- The intermittent delivery of services such as water and electricity affects hundreds of millions of people, but is understudied in political economy.
- We show how to study the allocation of intermittency services through a study of water flows in Bangalore, India.
- We highlight the specific facets of intermittency that are salient to citizens and that may be manipulated independently.
- Through an analysis of water service quality in eastern Bangalore, we show how infrastructure networks shape allocations of water and intermittency.
- Water flows through pipes more frequently and predictably in low-income neighborhoods than in more affluent neighborhoods in our study area.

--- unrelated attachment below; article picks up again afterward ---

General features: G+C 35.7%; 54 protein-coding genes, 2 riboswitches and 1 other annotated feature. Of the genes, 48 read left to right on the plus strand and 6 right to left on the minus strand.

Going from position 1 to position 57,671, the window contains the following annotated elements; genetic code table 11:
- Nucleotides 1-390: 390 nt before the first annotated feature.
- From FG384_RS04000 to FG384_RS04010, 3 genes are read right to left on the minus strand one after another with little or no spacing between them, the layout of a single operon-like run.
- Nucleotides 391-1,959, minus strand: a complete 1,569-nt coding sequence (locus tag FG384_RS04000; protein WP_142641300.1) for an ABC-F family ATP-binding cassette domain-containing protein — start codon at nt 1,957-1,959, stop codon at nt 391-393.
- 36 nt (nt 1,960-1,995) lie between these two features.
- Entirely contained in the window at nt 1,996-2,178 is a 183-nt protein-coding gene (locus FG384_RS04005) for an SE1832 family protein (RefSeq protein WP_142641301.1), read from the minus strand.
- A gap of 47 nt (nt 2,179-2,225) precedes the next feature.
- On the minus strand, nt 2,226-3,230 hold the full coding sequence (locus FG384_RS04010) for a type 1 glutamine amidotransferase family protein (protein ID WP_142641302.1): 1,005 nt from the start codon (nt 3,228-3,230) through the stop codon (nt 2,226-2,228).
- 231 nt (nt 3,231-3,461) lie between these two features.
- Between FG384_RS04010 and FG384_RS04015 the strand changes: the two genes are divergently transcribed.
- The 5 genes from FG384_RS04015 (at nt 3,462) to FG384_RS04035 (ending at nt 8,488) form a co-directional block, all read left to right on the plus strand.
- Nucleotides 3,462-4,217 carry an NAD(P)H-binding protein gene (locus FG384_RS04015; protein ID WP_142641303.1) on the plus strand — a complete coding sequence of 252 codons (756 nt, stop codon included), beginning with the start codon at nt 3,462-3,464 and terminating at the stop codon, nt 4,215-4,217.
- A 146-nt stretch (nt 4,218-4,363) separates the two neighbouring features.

Public service access in low- and middle- income countries is shaped by how much governments spend on services and where they choose to prioritize delivery. Accordingly, the local public goods and distributive politics literatures are largely focused on government spending and patterns of access. We argue that, even after access is granted, service quality can vary dramatically, and may vary with socio-economic and political characteristics. We provide one of the first analyses of a key dimension of service quality: intermittency, which affects vital services such as water and electricity for hundreds of millions of people. We illustrate how to study it by highlighting the specific facets of intermittency that must be managed within the network; we show that these dimensions may be manipulated separately, and that infrastructure network structure shapes the allocation of intermittency. The literature from urban India shows that access to water connections (like access to many other local public goods) is typically associated with higher socio-economic status. In contrast, we find that in our study sites in Bangalore, water flows through pipes more frequently and predictably in low-income areas—thereby underscoring the importance of studying intermittency, and service quality more generally, as phenomena distinct from access.